Born and raised in Atlanta, Georgia, Traci-Lynne Harden grew up in the affluent black community of Cascade Heights in southwest Atlanta. Her parents and family were educators and business owners. As a baby, Traci-Lynne was baptized in the Roman Catholic Church and attended a Catholic school until she was in eighth grade at which point her parents allowed her to attend a magnet high school.
Traci-Lynne had the full Catholic experience receiving First Communion as a first grader and getting confirmed when she was thirteen. She stated that she “tried very hard to believe in the narrative they repeatedly told me. I felt so much anxiety and fear over the fact that I never could quite get to the level of acceptance that others seemed to achieve so easily.” She vividly remembers having “epithetic moments” when she watched Star Wars. She was more intrigued by the concept of “The Force” than the Bible stories she heard every day. In addition to this she was obsessed with art and science and especially black holes, a regions of space-time from which gravity prevents anything, including light, from escaping. This subject matter never even came up in her catechism classes.
Traci-Lynne has fond memories of her childhood. Although she grew up in an affluent area and had a good education, she was not blind to “all the ‘rules’ surrounding black culture in general, and [found] the black middle class in particular constricting and very limited.” This included the rules about religiosity. As an undergraduate at Spelman College, she found herself only going to church to keep her parents happy and to have contact with her friends. The church is very often the black community’s social hub. Although she hadn’t “embraced the idea of atheism,” she didn’t believe the ancient ramblings she heard each week in church. Eventually, the consequences were more than she could deal with and she went on what she referred to as “spiritual auto-pilot.” During her junior year, she took a comparative philosophy course which turned out to be a game-changer for her. It wasn’t all fun after that. She went from anxiety and fear to anger. She felt as if she had been willfully lied to. She stopped attending the Catholic Youth Association meetings and considered her Catholic Mass attendance a requirement of living in her parents’ house.
Traci-Lynne’s immediate family knows that she is an atheist but many others in her extended family don’t know. Still, she has to deal with their attempts to proselytize and “fix” her. Married for 19 years, her husband is also a freethinker. He’s also black and was raised in the Missionary Baptist Church. “In college he really enjoyed reading about other world religions (Islam, Hindu, Judaism, Taoism, etc). Our discussions over the years seem[ed] to lead us to a simultaneous path to freethought. We raise our two children (16 and 10) to be critical thinkers and question authority.”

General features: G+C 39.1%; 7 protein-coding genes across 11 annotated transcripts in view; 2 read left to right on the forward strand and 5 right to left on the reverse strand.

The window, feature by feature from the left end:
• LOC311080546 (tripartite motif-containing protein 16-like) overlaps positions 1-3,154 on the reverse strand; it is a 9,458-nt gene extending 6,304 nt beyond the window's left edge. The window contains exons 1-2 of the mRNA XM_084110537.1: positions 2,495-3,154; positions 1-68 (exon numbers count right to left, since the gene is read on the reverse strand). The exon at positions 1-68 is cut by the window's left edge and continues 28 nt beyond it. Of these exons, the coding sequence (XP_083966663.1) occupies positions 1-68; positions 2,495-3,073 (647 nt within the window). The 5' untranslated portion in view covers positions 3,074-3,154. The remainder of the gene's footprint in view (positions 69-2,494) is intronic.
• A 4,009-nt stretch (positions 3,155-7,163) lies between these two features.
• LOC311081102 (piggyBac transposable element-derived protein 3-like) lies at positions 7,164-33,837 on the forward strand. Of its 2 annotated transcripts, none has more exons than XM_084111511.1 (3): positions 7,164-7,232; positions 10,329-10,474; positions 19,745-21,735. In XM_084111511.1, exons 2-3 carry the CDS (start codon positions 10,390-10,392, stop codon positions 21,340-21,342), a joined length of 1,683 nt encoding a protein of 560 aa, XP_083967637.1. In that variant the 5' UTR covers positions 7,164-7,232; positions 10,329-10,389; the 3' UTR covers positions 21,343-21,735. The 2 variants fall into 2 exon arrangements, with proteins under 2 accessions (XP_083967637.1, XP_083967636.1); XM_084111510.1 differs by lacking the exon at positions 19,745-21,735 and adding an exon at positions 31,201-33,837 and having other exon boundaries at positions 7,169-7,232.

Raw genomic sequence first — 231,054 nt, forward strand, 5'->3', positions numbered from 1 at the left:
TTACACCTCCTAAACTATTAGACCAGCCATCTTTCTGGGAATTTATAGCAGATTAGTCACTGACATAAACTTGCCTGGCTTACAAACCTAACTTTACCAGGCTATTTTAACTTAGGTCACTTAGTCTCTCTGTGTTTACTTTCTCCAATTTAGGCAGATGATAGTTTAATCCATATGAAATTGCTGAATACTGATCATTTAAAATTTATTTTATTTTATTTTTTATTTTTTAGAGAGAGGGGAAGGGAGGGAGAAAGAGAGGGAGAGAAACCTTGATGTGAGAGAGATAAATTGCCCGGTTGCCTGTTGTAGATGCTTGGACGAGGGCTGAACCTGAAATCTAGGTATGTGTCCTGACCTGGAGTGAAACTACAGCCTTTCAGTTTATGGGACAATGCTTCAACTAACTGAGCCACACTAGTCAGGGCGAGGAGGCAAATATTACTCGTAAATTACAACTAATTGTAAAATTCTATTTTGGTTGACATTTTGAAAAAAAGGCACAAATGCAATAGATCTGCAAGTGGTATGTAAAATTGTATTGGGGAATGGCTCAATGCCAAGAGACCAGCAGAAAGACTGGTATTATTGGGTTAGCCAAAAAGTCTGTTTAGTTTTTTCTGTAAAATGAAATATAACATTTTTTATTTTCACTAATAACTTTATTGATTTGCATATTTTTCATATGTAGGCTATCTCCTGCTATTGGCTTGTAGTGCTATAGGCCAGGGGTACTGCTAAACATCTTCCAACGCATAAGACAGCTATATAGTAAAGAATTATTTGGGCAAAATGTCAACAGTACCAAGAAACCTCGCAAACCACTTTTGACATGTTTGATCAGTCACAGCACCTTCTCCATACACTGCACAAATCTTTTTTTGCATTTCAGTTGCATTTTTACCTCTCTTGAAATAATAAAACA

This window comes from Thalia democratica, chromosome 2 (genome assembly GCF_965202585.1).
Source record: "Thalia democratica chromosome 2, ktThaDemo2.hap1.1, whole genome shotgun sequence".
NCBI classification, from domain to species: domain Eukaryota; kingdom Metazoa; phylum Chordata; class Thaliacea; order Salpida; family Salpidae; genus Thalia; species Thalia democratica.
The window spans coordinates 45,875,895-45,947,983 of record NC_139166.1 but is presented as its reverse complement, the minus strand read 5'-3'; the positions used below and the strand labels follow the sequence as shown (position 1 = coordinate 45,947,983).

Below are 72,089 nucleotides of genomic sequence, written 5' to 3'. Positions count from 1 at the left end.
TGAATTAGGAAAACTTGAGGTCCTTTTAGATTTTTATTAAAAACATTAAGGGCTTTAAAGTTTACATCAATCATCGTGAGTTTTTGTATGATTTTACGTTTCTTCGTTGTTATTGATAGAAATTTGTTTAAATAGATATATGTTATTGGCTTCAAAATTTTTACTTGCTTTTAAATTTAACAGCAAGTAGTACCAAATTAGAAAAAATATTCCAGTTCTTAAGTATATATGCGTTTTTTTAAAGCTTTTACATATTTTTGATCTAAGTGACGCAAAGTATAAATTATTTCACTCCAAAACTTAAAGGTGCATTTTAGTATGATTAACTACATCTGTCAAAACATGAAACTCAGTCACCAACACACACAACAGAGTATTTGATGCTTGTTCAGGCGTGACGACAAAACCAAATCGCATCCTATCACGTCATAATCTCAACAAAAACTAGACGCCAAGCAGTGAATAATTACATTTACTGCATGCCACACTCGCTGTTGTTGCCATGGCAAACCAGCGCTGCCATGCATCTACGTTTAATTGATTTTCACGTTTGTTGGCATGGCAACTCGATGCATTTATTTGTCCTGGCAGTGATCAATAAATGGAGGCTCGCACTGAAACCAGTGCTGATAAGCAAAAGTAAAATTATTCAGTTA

When asked if she thought the black atheist experience might be different from that of non-blacks, she stated:
…[It is] both similar to others’ journeys as well as very different. It is similar to those other freethinkers living in the U.S., where the majority of people describe themselves as Christians and/or theists. It’s quite difficult to be an atheist when the word “atheist” conveys so many misconceptions and vitriol. Being a black atheist can be a bit more intense because the black community does not seem to compartmentalize their religious faith as much as other racial groups do. [Being religious is considered part of being Black]. Religion in the black community seems to permeate every area of the community, as well as the monolithic assumption that “real, authentic black people” are not only theistic but Protestant and Christian.
She then stated very plainly why she thought there is a need for race-focused groups. They are important “not so much for external communications for those outside the black community, but as an advocacy against the monolithic diatribe within the black community.”
Traci-Lynne is a member of Black Nonbelievers of Atlanta. She is also “very out and active on Facebook, a member of American Atheists and a fan of any and all TED/TEDx events. Both she and her husband are active members of the Unitarian Universalist Congregation of Atlanta.”
I asked what advice she would like to give to closeted black atheists and/or black atheists in general:
Use the Internet to find other like-minded people. While you look for other freethinkers of color begin to move beyond the illusion of race to humanity. Understand what you are about to do and understand you will lose some relationships and social networks along the way. Read as much as you can! Books, authors [and people of note] I would recommend would be: Norm Allen, Jr., Sam Harris, Jamila Bey, Neil deGrasse Tyson, Richard Dawkins, Daniel Dennett, Christopher Hitchens, Carl Sagan and Susan Jacoby.
Previous entries in this series include:
- Lauren Anderson Youngblood: Jewish, Comm. Mgr for Secular Coalition for America
- Ian “Crommunist” Cromwell: Canadian Blogger
- Mandisa Thomas: President of Black Nonbelievers
- G. “Flexx” Andrews: Trans Man
- Nicome Taylor: Baptist-Turned-Atheist
- Regi Metcalf: Harlem Native
- Emelyne Museaux: Haitian, Former Catholic
- Vance Salley: Mythology Lover
- Heather Henderson: Performer & Podcaster
- Justin Bonaparte: Raising Children as Christians
- Bridgett Crutchfield: Ex-Jehovah’s Witness, Ex-Pentecostal
- Alix Jules: Jack-of-All-Trades
- Tierra Hammond: Abused and Ignored by God
- Robert Peoples: CEO of Affinis Apparel